#TBT: Scariest Install: Halloween Park’s Haunted House and Graveyard

An HAI control system in combination with motion sensors, contacts, scary audio and video was used to automate Halloween Park.

#TBT: Scariest Install: Halloween Park’s Haunted House and Graveyard
Click here to see photos of the haunted house.
Tom LeBlanc · October 30, 2014

With Halloween coming up this week, we went back to 2008 for Throwback Thursday and took a look at the Halloween Park haunted attraction. The installation was so good, it was scary.

The ultimate goal of a home automation project isn’t to scare the *%&*% out of the end users.

That’s unless the house that’s being worked on is a haunted house.

Digital Panacea, an integration company that does a great deal of Home Automation Inc. (HAI) control system programming for residential clients, took on a unique commercial project.

The owner of Halloween Park, a haunted attraction outside York, Pa., wanted an HAI system to automate scary functions in the haunted house.

Programming a haunted house wouldn’t be all that different from programming a regular house, figured Jeffrey Lehman, owner of York-based Digital Panacea, who did the install. 

“You walk into a regular house with automation and expect lights to come on or audio to turn on,” Lehman says. “Really, what’s the difference?”

Photos: See inside Halloween Park’s Haunted House and Graveyard installation.

The difference is the HAI system at Halloween Park triggers audio clips of a witch cackling or mechanisms that cause a ghoulish character named Dead Fred to leap at visitors.

Still, Lehman says, the HAI programming isn’t out of the ordinary. “It’s mostly run by typical motion detectors, contacts, resets and timers.”

Mysteries Lurk Inside

The scary features of the house are triggered by actions the visitors take. They are led to walk in a certain direction triggering a motion sensor, for instance, linked to the HAI control panel that commands the next event.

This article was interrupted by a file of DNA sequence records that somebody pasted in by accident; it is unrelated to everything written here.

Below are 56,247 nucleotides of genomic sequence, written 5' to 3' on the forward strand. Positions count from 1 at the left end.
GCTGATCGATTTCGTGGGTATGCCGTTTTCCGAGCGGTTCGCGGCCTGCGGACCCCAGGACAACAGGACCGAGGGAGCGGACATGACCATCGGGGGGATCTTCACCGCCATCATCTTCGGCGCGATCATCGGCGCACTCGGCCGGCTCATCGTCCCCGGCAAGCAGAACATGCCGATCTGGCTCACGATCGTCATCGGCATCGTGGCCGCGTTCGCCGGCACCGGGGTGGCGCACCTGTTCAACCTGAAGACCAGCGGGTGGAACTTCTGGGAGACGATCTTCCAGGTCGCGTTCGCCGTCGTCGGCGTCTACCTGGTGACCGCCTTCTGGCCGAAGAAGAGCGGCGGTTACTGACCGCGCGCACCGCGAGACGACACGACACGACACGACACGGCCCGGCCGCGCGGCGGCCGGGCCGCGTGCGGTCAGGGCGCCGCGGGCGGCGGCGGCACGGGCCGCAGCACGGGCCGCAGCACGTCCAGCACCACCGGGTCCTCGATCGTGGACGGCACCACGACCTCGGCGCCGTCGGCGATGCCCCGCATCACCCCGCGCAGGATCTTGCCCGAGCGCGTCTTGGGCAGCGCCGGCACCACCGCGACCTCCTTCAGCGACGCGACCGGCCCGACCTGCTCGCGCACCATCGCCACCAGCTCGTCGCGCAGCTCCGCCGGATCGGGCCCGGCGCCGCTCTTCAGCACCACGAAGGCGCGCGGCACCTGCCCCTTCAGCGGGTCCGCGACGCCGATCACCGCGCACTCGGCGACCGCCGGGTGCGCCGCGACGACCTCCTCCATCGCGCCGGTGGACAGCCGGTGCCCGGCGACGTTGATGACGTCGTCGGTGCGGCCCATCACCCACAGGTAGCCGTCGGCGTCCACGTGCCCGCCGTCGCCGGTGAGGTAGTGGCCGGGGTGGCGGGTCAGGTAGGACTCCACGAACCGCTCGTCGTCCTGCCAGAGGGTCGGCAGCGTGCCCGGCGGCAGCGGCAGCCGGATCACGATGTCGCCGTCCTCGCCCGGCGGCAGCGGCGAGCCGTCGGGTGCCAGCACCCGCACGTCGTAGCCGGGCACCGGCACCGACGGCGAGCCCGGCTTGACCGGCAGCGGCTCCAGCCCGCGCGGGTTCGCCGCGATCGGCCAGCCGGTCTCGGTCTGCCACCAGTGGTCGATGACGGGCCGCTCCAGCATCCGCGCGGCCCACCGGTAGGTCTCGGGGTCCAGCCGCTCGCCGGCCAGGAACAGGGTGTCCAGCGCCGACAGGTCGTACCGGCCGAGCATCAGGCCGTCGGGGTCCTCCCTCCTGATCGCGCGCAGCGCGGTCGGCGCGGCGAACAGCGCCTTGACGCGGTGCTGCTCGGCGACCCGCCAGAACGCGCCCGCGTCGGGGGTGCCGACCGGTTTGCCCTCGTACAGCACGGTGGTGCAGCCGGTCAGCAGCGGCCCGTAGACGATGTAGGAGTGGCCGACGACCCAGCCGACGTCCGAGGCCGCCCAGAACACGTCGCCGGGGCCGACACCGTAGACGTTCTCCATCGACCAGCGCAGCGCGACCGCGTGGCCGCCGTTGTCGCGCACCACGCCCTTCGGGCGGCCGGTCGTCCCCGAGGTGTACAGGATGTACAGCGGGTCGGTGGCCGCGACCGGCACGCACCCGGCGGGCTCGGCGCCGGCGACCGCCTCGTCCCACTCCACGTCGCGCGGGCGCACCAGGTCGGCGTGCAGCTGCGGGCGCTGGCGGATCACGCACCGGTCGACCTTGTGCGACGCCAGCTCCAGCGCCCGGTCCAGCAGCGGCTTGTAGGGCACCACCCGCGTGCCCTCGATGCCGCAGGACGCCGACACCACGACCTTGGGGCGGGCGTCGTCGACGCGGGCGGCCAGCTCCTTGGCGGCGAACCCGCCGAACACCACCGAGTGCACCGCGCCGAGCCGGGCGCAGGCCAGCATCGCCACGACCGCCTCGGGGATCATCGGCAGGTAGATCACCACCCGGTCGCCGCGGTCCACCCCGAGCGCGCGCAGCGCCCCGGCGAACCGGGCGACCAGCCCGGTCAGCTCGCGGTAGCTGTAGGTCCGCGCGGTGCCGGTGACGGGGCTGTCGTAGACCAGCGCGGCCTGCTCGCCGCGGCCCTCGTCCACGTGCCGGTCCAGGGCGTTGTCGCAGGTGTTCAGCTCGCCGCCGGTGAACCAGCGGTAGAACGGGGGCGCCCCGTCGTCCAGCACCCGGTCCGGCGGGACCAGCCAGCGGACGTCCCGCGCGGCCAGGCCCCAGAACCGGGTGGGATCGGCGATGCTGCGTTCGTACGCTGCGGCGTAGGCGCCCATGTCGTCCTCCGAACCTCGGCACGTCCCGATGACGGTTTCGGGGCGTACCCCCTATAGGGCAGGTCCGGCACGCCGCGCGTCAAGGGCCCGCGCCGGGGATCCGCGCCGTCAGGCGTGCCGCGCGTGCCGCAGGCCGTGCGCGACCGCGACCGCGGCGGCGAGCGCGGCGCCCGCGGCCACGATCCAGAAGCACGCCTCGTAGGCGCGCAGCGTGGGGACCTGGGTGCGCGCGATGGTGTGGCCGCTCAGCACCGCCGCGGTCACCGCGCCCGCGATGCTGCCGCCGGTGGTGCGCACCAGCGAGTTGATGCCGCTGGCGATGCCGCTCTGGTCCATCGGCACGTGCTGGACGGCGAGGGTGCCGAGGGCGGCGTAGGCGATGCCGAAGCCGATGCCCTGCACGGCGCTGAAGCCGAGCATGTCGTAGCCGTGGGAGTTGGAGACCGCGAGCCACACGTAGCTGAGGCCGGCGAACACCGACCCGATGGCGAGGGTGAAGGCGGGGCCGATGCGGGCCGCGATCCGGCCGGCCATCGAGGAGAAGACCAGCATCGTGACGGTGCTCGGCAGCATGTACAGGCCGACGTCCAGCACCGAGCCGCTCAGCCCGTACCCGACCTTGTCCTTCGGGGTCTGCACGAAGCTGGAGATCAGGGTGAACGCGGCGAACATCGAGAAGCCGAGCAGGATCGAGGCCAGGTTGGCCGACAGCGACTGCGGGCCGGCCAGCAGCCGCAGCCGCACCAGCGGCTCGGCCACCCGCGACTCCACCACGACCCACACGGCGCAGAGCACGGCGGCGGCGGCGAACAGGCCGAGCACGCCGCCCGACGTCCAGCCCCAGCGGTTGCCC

Halloween Park, by the way, is more interactive than your typical haunted house. Visitors generally walk through the house in small groups. Each segment of the house poses a challenge, and visitors are given clues. They are allowed to move from room to room once they solve the mysteries.

In the case of Dead Fred, the visitors are in a pitch-dark bedroom. A motion detector, or “proximity sensor” triggers an audio clue that leads visitors to look in a chest at the foot of the bed.

Visitors are very tentative as they approach the chest, anticipating something to pop out. As they cautiously open the lid they unknowingly trigger a contact device. There is a four-second delay as they continue to search for a clue in the darkness.

The bed then splits open and Dead Fred lunges toward them as audio of screaming blasts through the speakers. “It’s my favorite part,” Lehman says.

Programming Accounts for All Actions

The most difficult part of the programming, Lehman says, was accounting for people’s “sometimes illogical behavior.”

The house is designed to lead visitors in certain directions to take certain actions. But everybody doesn’t always gets it. A lot of programming was added in an effort to account for every possible action.

“If something gets out of sequence, it’s very easy to reset because we simply bring it up in either PC access or the Snaplink software put everything back to right where it needs to be very, very quickly,” Lehman says.

Click here to view Halloween Park’s Haunted House and Graveyard installation.

Click here to see photos of the haunted house." />
  About the Author

Tom has been covering consumer electronics for six years. Before that, he wrote for the sports department of the Boston Herald. Migrating to magazines, he was a staff editor for a golf publication and an outdoor sports publication. Now, as senior writer/technology editor of CE Pro magazine since 2003, he dabbles in all departments and offers expertise in marketing. Have a suggestion or a topic you want to read more about? Email Tom at [email protected]

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